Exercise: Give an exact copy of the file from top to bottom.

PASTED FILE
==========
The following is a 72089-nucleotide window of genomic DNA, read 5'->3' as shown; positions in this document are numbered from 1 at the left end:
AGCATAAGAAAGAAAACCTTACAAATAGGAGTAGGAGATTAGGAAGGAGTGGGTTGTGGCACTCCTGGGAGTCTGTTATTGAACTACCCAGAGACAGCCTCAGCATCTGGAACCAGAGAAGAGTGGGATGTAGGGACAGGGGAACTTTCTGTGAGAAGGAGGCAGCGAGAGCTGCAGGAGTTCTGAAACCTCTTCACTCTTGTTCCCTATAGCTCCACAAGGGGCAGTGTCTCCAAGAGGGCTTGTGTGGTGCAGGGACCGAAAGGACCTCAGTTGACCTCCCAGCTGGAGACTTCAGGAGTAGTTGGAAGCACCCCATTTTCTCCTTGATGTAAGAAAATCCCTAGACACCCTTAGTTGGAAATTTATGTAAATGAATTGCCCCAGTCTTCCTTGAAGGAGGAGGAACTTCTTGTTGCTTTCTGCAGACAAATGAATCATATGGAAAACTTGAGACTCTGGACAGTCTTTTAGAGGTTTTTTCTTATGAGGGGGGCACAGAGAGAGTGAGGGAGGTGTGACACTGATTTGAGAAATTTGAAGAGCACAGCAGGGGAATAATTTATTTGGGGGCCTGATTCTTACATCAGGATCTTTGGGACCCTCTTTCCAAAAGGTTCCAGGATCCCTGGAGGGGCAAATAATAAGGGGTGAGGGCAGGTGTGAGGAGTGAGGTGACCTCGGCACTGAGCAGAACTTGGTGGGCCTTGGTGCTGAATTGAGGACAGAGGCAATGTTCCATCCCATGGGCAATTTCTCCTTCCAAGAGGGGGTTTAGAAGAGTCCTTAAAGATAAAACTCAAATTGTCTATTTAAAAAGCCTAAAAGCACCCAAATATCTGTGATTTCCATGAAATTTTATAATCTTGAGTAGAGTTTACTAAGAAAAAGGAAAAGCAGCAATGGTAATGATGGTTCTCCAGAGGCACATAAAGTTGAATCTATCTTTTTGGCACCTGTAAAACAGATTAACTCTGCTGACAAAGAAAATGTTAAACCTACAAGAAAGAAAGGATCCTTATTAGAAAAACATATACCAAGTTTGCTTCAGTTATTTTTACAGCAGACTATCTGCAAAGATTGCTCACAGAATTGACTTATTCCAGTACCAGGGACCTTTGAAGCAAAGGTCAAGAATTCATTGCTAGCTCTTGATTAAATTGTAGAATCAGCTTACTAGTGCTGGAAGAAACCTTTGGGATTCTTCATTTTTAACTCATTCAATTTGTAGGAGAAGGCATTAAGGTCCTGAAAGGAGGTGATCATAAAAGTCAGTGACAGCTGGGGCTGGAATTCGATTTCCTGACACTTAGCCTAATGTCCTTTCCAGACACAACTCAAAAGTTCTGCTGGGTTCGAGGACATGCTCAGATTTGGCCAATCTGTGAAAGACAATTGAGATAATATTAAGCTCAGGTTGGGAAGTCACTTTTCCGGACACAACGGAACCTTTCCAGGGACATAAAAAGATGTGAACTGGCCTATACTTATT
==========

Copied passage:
The following is a 72089-nucleotide window of genomic DNA, read 5'->3' as shown; positions in this document are numbered from 1 at the left end:
AGCATAAGAAAGAAAACCTTACAAATAGGAGTAGGAGATTAGGAAGGAGTGGGTTGTGGCACTCCTGGGAGTCTGTTATTGAACTACCCAGAGACAGCCTCAGCATCTGGAACCAGAGAAGAGTGGGATGTAGGGACAGGGGAACTTTCTGTGAGAAGGAGGCAGCGAGAGCTGCAGGAGTTCTGAAACCTCTTCACTCTTGTTCCCTATAGCTCCACAAGGGGCAGTGTCTCCAAGAGGGCTTGTGTGGTGCAGGGACCGAAAGGACCTCAGTTGACCTCCCAGCTGGAGACTTCAGGAGTAGTTGGAAGCACCCCATTTTCTCCTTGATGTAAGAAAATCCCTAGACACCCTTAGTTGGAAATTTATGTAAATGAATTGCCCCAGTCTTCCTTGAAGGAGGAGGAACTTCTTGTTGCTTTCTGCAGACAAATGAATCATATGGAAAACTTGAGACTCTGGACAGTCTTTTAGAGGTTTTTTCTTATGAGGGGGGCACAGAGAGAGTGAGGGAGGTGTGACACTGATTTGAGAAATTTGAAGAGCACAGCAGGGGAATAATTTATTTGGGGGCCTGATTCTTACATCAGGATCTTTGGGACCCTCTTTCCAAAAGGTTCCAGGATCCCTGGAGGGGCAAATAATAAGGGGTGAGGGCAGGTGTGAGGAGTGAGGTGACCTCGGCACTGAGCAGAACTTGGTGGGCCTTGGTGCTGAATTGAGGACAGAGGCAATGTTCCATCCCATGGGCAATTTCTCCTTCCAAGAGGGGGTTTAGAAGAGTCCTTAAAGATAAAACTCAAATTGTCTATTTAAAAAGCCTAAAAGCACCCAAATATCTGTGATTTCCATGAAATTTTATAATCTTGAGTAGAGTTTACTAAGAAAAAGGAAAAGCAGCAATGGTAATGATGGTTCTCCAGAGGCACATAAAGTTGAATCTATCTTTTTGGCACCTGTAAAACAGATTAACTCTGCTGACAAAGAAAATGTTAAACCTACAAGAAAGAAAGGATCCTTATTAGAAAAACATATACCAAGTTTGCTTCAGTTATTTTTACAGCAGACTATCTGCAAAGATTGCTCACAGAATTGACTTATTCCAGTACCAGGGACCTTTGAAGCAAAGGTCAAGAATTCATTGCTAGCTCTTGATTAAATTGTAGAATCAGCTTACTAGTGCTGGAAGAAACCTTTGGGATTCTTCATTTTTAACTCATTCAATTTGTAGGAGAAGGCATTAAGGTCCTGAAAGGAGGTGATCATAAAAGTCAGTGACAGCTGGGGCTGGAATTCGATTTCCTGACACTTAGCCTAATGTCCTTTCCAGACACAACTCAAAAGTTCTGCTGGGTTCGAGGACATGCTCAGATTTGGCCAATCTGTGAAAGACAATTGAGATAATATTAAGCTCAGGTTGGGAAGTCACTTTTCCGGACACAACGGAACCTTTCCAGGGACATAAAAAGATGTGAACTGGCCTATACTTATT